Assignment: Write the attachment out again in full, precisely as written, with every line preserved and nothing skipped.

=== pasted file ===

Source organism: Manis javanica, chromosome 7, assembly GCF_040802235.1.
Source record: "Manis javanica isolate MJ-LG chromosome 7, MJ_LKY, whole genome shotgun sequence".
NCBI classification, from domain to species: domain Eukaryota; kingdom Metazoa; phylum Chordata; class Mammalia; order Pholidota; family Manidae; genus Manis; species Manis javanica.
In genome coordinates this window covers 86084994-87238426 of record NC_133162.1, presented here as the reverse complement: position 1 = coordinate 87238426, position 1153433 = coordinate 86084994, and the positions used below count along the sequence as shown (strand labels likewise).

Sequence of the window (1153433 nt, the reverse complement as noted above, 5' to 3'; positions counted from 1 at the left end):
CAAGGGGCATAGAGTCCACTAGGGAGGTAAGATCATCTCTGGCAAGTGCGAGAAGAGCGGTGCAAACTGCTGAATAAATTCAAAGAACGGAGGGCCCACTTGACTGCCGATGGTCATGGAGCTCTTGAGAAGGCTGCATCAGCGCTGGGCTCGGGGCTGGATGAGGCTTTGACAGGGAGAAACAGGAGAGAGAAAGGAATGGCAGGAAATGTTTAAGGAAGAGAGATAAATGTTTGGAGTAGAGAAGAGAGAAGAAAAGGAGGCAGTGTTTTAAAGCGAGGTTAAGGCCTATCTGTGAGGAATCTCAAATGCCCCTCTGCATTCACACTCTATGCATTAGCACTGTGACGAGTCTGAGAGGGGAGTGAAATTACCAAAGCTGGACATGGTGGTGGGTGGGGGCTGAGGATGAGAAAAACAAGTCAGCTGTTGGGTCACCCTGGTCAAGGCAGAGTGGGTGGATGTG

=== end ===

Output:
Source organism: Manis javanica, chromosome 7, assembly GCF_040802235.1.
Source record: "Manis javanica isolate MJ-LG chromosome 7, MJ_LKY, whole genome shotgun sequence".
NCBI classification, from domain to species: domain Eukaryota; kingdom Metazoa; phylum Chordata; class Mammalia; order Pholidota; family Manidae; genus Manis; species Manis javanica.
In genome coordinates this window covers 86084994-87238426 of record NC_133162.1, presented here as the reverse complement: position 1 = coordinate 87238426, position 1153433 = coordinate 86084994, and the positions used below count along the sequence as shown (strand labels likewise).

Sequence of the window (1153433 nt, the reverse complement as noted above, 5' to 3'; positions counted from 1 at the left end):
CAAGGGGCATAGAGTCCACTAGGGAGGTAAGATCATCTCTGGCAAGTGCGAGAAGAGCGGTGCAAACTGCTGAATAAATTCAAAGAACGGAGGGCCCACTTGACTGCCGATGGTCATGGAGCTCTTGAGAAGGCTGCATCAGCGCTGGGCTCGGGGCTGGATGAGGCTTTGACAGGGAGAAACAGGAGAGAGAAAGGAATGGCAGGAAATGTTTAAGGAAGAGAGATAAATGTTTGGAGTAGAGAAGAGAGAAGAAAAGGAGGCAGTGTTTTAAAGCGAGGTTAAGGCCTATCTGTGAGGAATCTCAAATGCCCCTCTGCATTCACACTCTATGCATTAGCACTGTGACGAGTCTGAGAGGGGAGTGAAATTACCAAAGCTGGACATGGTGGTGGGTGGGGGCTGAGGATGAGAAAAACAAGTCAGCTGTTGGGTCACCCTGGTCAAGGCAGAGTGGGTGGATGTG